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Atlantic–Congo languages

The Atlantic–Congo languages are a major division constituting the core of the Niger–Congo language family of Africa, characterised by the noun class systems typical of the family. They comprise all of Niger–Congo except Mande, Dogon, Ijoid and the Katla and Rashad languages (previously classified as Kordofanian). Mukarovsky's West-Nigritic corresponded roughly to modern Atlantic–Congo.

Linguistic classification Niger–Congo
  • Atlantic–Congo
ISO 639-5 alv
Glottolog atla1278[1]
The Atlantic–Congo languages shown within the Niger–Congo language family. Non-Atlantic–Congo languages are greyscale.

In the infobox at the right, the languages which appear to be the most divergent (Senufo, Kru) are placed at the top, whereas those closer to the core (the similar Benue–Kwa branches of Kwa, Volta–Niger and Benue–Congo) are near the bottom.[2] The erstwhile Atlantic branch has been broken up into Senegambian, Bak, Mel, Gola and Limba, which are left next to each other merely because there is no published evidence to move them; Volta–Congo (Savannas through Benue–Congo) is intact apart from Kru and Senufo. If Kwa or Savannas prove to be invalid, the tree will be even more crowded.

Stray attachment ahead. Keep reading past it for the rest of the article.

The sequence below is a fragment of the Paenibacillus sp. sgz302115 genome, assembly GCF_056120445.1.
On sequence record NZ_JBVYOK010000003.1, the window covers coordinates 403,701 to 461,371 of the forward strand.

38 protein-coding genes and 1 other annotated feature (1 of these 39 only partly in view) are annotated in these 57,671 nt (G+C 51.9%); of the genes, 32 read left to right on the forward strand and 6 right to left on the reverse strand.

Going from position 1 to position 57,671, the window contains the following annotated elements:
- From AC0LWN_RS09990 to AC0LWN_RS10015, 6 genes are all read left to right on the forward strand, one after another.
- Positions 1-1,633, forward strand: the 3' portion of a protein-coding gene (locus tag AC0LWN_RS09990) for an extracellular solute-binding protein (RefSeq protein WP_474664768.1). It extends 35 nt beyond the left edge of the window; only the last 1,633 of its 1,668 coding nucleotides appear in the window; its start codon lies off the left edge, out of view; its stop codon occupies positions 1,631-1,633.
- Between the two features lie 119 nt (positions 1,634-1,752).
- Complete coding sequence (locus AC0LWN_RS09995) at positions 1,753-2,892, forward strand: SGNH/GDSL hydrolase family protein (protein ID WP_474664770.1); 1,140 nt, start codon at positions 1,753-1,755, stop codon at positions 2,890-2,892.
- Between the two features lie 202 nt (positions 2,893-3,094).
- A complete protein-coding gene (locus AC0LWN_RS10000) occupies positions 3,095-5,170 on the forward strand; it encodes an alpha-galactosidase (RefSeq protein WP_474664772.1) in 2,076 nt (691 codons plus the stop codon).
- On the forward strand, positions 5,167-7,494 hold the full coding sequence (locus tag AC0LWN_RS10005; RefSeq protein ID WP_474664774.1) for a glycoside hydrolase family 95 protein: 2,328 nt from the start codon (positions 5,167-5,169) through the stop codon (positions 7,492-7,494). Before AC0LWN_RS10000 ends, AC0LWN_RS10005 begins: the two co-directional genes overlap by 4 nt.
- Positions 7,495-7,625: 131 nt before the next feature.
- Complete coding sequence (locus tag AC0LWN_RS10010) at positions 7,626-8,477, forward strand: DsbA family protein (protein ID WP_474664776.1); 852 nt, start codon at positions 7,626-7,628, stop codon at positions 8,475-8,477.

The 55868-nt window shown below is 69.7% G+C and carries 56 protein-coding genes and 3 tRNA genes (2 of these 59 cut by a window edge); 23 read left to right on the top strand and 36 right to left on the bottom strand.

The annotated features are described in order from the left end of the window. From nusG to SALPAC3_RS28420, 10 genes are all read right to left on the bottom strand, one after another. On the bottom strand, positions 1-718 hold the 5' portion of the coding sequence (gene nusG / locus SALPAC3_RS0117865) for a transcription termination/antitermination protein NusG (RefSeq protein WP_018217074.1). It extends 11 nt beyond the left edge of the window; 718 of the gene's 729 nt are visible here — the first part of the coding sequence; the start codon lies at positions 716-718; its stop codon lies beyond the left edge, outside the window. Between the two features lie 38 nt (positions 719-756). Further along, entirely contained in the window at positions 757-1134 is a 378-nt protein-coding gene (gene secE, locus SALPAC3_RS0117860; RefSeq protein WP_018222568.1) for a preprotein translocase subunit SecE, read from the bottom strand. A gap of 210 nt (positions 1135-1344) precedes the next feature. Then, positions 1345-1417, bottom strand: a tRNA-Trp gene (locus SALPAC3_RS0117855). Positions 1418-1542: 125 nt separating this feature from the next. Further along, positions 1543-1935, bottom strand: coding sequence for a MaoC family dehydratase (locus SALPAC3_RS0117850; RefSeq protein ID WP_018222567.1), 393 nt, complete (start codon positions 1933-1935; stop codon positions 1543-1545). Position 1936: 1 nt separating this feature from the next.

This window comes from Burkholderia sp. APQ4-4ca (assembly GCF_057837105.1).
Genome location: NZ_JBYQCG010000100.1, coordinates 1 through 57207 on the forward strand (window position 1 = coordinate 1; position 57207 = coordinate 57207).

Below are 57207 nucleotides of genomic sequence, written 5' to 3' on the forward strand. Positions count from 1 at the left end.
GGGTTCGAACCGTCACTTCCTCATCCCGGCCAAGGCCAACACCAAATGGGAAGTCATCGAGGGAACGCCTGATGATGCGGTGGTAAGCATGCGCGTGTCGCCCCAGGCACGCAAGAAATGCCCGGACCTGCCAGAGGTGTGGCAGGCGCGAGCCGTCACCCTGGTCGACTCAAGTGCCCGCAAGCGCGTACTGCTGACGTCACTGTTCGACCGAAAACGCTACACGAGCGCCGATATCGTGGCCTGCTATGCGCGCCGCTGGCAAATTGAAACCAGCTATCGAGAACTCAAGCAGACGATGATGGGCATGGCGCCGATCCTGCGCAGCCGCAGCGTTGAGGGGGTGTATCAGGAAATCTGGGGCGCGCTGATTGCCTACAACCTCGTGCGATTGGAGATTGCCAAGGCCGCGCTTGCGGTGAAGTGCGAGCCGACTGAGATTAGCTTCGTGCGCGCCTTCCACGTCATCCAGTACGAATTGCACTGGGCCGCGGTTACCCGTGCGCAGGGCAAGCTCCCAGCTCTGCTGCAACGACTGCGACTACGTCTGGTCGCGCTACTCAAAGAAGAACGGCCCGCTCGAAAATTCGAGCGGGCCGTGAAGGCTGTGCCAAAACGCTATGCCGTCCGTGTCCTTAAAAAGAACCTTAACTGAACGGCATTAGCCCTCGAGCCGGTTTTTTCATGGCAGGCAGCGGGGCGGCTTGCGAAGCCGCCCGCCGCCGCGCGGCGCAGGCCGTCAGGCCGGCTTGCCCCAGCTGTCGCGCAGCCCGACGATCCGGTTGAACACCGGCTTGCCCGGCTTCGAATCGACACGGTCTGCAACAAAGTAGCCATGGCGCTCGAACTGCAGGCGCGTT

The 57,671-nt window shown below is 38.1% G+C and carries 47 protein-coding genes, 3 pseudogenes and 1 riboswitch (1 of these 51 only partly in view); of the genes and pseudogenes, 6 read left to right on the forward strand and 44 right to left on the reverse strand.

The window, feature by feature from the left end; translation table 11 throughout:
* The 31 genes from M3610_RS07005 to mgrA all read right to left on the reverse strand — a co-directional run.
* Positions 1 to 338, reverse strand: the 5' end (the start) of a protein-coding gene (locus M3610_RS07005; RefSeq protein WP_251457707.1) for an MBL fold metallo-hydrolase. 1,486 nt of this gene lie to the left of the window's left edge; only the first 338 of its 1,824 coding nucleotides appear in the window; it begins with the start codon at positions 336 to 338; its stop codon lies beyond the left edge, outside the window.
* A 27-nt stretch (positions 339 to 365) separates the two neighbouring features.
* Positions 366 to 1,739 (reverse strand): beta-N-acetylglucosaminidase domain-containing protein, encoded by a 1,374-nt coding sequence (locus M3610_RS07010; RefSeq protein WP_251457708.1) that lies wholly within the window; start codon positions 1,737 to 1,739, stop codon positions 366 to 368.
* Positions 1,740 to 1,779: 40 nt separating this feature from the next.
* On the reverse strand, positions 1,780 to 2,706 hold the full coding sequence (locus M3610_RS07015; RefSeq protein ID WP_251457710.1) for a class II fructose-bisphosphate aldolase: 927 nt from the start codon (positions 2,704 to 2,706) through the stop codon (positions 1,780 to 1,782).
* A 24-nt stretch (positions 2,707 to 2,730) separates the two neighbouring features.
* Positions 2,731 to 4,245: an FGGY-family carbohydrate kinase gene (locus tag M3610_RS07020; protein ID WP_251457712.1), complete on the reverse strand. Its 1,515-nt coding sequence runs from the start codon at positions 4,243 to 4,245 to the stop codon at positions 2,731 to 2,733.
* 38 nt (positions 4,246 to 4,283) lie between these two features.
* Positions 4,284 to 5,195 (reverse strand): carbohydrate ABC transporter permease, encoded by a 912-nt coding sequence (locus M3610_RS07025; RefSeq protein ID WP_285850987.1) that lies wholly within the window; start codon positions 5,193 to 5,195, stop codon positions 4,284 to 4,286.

There are a few poorly attested languages, such as Bayot and Bung, which may prove to be additional branches.

Glottolog (2013) does not accept that the Kordofanian branches (Lafofa, Talodi and Heiban) or the difficult-to-classify Laal language have been demonstrated to be Atlantic–Congo languages. It otherwise accepts the family, but not its inclusion within a broader Niger–Congo.[1]


  1. ^ a b Hammarström, Harald; Forkel, Robert; Haspelmath, Martin, eds. (2017). "Atlantic–Congo". Glottolog 3.0. Jena, Germany: Max Planck Institute for the Science of Human History. 
  2. ^ Roger Blench, Niger-Congo: an alternative view